To the rich, he is warning them not to think too highly of themselves because even though they might have influence and status here on earth, all of this will one day pass away. As a rich believer, don’t become dependent on wealth for security. Don’t allow the cares of this world to choke out the word of God. Instead, become humble, think of yourself less, identify with the circumstances of the poor, love your neighbor as you love yourself.

Where do you place your confidence?

Money, status, position? James is challenging them to identify where their commitment lies. Riches are unstable. You have some one day, and it’s gone the next.
Fundamentally, I believe James is reminding his original readers that all people are of equal value, regardless of their wealth or poverty. We’ll see this come up throughout his letter. The poor should be glad that they are now a children of God. The rich should be glad that God has accepted them on the basis of who they are, not what they have.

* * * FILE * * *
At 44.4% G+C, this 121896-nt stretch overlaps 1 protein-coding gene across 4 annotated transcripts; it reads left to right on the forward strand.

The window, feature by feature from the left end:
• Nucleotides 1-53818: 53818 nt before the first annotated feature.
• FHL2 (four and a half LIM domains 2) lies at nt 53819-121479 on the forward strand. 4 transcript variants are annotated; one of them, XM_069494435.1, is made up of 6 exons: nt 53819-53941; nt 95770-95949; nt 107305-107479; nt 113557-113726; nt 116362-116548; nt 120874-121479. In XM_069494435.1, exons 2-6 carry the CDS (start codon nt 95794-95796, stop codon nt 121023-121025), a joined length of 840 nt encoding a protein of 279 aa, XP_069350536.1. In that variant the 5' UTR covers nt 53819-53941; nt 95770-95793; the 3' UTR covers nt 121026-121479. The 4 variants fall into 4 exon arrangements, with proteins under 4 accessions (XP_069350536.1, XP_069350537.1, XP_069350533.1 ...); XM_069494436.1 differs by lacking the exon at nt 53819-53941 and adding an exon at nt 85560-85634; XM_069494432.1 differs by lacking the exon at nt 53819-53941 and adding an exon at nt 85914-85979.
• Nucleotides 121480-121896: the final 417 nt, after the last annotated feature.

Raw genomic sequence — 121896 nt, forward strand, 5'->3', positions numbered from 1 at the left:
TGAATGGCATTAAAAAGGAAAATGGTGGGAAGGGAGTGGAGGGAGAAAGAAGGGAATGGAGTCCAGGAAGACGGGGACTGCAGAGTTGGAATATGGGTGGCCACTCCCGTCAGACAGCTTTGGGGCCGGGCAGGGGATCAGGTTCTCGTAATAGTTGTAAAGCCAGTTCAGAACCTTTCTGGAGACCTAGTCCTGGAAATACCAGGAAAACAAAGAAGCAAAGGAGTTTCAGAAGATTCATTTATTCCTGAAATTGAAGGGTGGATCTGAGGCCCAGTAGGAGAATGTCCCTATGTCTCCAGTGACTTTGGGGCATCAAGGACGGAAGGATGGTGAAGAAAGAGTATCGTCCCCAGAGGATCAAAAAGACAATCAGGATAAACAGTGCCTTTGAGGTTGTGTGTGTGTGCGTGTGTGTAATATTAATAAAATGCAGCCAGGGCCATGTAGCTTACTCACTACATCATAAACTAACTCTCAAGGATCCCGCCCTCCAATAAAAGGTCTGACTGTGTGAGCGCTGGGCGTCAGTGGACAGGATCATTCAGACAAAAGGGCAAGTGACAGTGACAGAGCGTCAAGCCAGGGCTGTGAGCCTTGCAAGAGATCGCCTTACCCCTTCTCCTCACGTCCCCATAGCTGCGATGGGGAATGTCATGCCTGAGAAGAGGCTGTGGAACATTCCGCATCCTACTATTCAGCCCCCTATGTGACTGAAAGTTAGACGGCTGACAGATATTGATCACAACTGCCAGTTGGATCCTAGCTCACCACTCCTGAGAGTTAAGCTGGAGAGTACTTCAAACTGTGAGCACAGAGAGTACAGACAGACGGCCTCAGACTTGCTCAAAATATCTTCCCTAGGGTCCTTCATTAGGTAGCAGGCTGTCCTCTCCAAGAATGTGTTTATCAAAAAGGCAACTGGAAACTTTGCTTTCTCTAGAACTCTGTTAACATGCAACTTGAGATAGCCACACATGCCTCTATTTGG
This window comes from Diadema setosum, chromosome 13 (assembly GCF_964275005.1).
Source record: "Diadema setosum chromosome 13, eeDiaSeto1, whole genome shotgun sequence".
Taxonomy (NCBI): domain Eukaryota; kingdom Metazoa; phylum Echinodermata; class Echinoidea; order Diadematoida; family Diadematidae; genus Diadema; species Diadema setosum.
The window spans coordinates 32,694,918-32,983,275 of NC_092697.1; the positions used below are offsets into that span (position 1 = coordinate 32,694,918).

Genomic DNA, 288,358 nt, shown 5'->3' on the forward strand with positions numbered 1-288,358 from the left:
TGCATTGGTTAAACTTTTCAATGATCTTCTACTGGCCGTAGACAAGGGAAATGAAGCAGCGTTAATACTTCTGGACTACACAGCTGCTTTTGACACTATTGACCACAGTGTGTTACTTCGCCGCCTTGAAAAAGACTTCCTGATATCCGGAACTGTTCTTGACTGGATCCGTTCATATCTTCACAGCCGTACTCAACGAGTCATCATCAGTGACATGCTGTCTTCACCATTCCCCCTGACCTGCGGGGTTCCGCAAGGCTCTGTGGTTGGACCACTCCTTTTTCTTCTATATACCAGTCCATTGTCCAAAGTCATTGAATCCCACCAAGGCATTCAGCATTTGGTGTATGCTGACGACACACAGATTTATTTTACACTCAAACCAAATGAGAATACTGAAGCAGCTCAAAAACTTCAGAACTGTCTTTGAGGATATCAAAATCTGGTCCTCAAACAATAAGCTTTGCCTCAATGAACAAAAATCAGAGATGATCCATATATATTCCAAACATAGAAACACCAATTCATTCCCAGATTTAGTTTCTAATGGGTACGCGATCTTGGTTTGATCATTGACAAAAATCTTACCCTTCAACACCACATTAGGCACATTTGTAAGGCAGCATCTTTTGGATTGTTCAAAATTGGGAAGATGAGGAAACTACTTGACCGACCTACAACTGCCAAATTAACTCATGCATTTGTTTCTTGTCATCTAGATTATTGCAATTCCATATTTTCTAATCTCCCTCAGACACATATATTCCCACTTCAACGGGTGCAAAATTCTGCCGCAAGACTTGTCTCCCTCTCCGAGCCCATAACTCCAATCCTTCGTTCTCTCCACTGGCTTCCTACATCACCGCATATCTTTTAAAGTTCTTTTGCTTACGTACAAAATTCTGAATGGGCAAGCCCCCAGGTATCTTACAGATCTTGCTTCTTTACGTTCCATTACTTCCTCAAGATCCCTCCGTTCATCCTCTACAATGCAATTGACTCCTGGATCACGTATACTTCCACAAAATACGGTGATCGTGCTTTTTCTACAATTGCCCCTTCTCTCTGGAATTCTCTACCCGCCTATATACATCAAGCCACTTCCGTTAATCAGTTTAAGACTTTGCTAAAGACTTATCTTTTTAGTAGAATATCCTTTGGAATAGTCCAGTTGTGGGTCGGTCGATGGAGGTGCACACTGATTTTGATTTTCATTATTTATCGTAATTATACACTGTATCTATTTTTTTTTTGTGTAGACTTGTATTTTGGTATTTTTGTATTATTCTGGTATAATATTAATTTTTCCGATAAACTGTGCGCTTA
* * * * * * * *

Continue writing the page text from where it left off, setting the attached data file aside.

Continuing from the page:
How does the idea of rich and poor fit in the context of what we’ve already covered?
Believers must remain complete in Christ through various trials. Not giving in to the temptations to think less of themselves or others because of their lack of wealth. And, not to think more highly of oneself or others because of their wealth. James is expounding on verse 8 where he’s referring to people who ask God for wisdom but their trust isn’t in God alone. What is their trust in?
James 1:8 NLT
8 Their loyalty is divided between God and the world, and they are unstable in everything they do.
As Jesus puts it: